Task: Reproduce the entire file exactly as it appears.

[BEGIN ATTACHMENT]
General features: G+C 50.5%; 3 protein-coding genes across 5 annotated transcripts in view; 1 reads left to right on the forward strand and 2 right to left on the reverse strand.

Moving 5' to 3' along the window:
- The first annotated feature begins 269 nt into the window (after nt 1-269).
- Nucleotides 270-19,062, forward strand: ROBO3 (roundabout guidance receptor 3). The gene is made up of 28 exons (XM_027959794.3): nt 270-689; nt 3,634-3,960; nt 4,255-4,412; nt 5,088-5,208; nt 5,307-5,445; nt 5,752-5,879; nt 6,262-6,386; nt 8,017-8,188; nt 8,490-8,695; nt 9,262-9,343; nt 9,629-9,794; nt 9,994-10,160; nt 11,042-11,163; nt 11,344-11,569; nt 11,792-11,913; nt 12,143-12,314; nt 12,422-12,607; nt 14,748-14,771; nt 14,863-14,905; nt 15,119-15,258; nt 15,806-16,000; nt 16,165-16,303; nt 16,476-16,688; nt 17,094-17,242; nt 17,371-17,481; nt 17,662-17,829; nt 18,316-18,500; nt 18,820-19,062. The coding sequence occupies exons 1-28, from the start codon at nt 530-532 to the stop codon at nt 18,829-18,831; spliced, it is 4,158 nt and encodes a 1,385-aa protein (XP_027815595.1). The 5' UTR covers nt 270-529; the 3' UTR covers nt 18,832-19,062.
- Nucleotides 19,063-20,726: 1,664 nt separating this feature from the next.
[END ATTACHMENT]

General features: G+C 50.5%; 3 protein-coding genes across 5 annotated transcripts in view; 1 reads left to right on the forward strand and 2 right to left on the reverse strand.

Moving 5' to 3' along the window:
- The first annotated feature begins 269 nt into the window (after nt 1-269).
- Nucleotides 270-19,062, forward strand: ROBO3 (roundabout guidance receptor 3). The gene is made up of 28 exons (XM_027959794.3): nt 270-689; nt 3,634-3,960; nt 4,255-4,412; nt 5,088-5,208; nt 5,307-5,445; nt 5,752-5,879; nt 6,262-6,386; nt 8,017-8,188; nt 8,490-8,695; nt 9,262-9,343; nt 9,629-9,794; nt 9,994-10,160; nt 11,042-11,163; nt 11,344-11,569; nt 11,792-11,913; nt 12,143-12,314; nt 12,422-12,607; nt 14,748-14,771; nt 14,863-14,905; nt 15,119-15,258; nt 15,806-16,000; nt 16,165-16,303; nt 16,476-16,688; nt 17,094-17,242; nt 17,371-17,481; nt 17,662-17,829; nt 18,316-18,500; nt 18,820-19,062. The coding sequence occupies exons 1-28, from the start codon at nt 530-532 to the stop codon at nt 18,829-18,831; spliced, it is 4,158 nt and encodes a 1,385-aa protein (XP_027815595.1). The 5' UTR covers nt 270-529; the 3' UTR covers nt 18,832-19,062.
- Nucleotides 19,063-20,726: 1,664 nt separating this feature from the next.